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Why Therapists Suggest 12-Step Programs to Addicts and Alcoholics

by | Last updated Oct 2, 2020 at 4:27PM | Published on Mar 26, 2020 | Aftercare Rehab Program, Rehab Programs

Why Therapists Suggest 12-Step Programs to Addicts and Alcoholics

Twelve-step programs are just one of the ways addicts maintain sobriety from addiction. People find help through inpatient rehabs, SMART Recovery, Celebrate Recovery, and countless other routes. Let’s find out why therapists suggest 12-step programs to addicts and alcoholics as part of their recovery process. 

The History of 12-Step Programs

A twelve-step program is a set of guiding principles that outline a course of action for recovery from addiction, compulsion, and other behavioral problems. In the 1930s, Bill Wilson, author of “The Big Book,” established the first twelve-step program (Alcoholics Anonymous), as a fellowship of men and women looking to get help for their drinking problem. Since then, the same method was adopted by other twelve-step program organizations. Mainly, the process involves:

  • Admitting that one cannot control one’s addiction or compulsion
  • Believing in a higher power that can give strength
  • Examining past errors with the help of a sponsor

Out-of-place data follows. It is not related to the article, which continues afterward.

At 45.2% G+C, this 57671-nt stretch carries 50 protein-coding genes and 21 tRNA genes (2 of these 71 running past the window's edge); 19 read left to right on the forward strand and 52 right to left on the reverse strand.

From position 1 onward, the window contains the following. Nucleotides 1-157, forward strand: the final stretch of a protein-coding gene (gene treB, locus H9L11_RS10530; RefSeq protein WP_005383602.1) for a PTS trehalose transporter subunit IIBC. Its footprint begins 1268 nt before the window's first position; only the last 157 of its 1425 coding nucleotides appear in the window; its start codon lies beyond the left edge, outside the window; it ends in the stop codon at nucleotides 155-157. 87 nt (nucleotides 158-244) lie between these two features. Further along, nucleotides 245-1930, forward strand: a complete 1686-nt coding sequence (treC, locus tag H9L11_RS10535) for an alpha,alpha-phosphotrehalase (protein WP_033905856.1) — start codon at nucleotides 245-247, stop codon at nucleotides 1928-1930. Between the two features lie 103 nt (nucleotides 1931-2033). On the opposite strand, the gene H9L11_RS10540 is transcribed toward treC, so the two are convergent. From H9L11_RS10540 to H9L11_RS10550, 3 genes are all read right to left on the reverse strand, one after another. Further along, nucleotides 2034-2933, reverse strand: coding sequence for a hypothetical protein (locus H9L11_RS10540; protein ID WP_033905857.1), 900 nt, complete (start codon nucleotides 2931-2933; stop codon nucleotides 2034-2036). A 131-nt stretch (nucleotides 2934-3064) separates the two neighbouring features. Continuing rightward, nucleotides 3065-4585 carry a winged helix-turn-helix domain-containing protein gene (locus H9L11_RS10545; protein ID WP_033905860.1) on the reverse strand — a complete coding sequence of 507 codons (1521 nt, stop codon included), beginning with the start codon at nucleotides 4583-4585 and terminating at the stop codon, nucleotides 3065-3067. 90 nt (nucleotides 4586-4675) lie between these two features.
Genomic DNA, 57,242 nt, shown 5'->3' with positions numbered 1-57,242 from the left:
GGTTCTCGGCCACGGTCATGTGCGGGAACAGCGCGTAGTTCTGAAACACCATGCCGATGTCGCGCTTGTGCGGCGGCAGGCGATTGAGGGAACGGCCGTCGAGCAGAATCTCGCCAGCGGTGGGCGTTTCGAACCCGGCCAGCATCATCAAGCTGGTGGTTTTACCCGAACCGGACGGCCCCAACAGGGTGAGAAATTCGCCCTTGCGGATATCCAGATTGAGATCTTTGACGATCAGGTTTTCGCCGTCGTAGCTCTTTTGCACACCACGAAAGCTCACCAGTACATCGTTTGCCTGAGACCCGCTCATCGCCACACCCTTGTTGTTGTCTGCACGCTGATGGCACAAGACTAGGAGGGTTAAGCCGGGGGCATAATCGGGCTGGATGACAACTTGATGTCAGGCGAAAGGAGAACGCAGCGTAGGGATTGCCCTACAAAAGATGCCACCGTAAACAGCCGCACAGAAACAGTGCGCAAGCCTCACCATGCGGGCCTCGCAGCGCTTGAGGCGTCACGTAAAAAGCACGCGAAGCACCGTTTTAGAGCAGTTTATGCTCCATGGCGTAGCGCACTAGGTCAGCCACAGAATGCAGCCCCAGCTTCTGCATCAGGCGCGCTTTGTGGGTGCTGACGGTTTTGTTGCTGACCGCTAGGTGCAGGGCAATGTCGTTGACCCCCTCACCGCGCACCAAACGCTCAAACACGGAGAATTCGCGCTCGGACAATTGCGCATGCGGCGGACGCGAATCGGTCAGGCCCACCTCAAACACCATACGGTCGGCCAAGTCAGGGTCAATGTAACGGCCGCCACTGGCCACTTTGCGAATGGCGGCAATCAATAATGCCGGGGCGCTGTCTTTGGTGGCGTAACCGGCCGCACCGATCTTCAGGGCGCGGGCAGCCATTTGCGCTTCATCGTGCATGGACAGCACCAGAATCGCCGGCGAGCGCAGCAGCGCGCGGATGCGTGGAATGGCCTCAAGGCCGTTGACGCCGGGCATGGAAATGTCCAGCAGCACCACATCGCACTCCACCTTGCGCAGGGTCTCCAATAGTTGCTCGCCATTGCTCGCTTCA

• Making amends for those errors
  • Learning to live a new life under this new code of behavior
  • Helping others who suffer from the same addiction or compulsion

Twelve-step programs can help in the battle against addiction, generally, through the use of their peer support networks. Most addicts report feelings of isolation from their addiction, and meetings helped to overcome those emotions. Thus, twelve-step groups offer support from people who can relate to one another. Also, twelve-step programs provide a variety of tools for self-improvement and connection.

While there’s a myriad of different twelve-step programs out there, the two main ones address the biggest addictions — narcotics and alcohol. One could consider these two programs, the birth of 12-step programs. 

Pros & Cons of 12-Step Programs

There’s plenty of anecdotal evidence that supports the benefits of the programs. Some formal research even points out that twelve-step programs can work for many individuals. However, addiction treatment is a very personal journey, and various points of view might be positive or negative.

Pros:

  • Programs offer anonymity to allow members to get support without privacy concerns
  • No cost access to addiction recovery support
  • Access to a broad network of support within the member’s existing community
  • The sponsorship method promotes accountability

Cons:

  • The model focus on powerlessness might not be effective on everyone
  • Most twelve-step programs are not a fit for humanists or atheists
  • There’s a lack of emphasis on physical recovery
  • The programs are run by recovering addicts, not physicians or therapists, lacking any medical advice

What to Expect During Your First Meeting

Often in meetings of Alcoholics Anonymous, you will hear the phrase, “it works if you work it.” Twelve-step programs involve hard work for those who want recovery. Still, one of the many reasons that people steer clear of these programs is fear.

Often, many fear they will not succeed, while others fear opening up to strangers. Still, others have a concern regarding the spiritual aspect of these programs.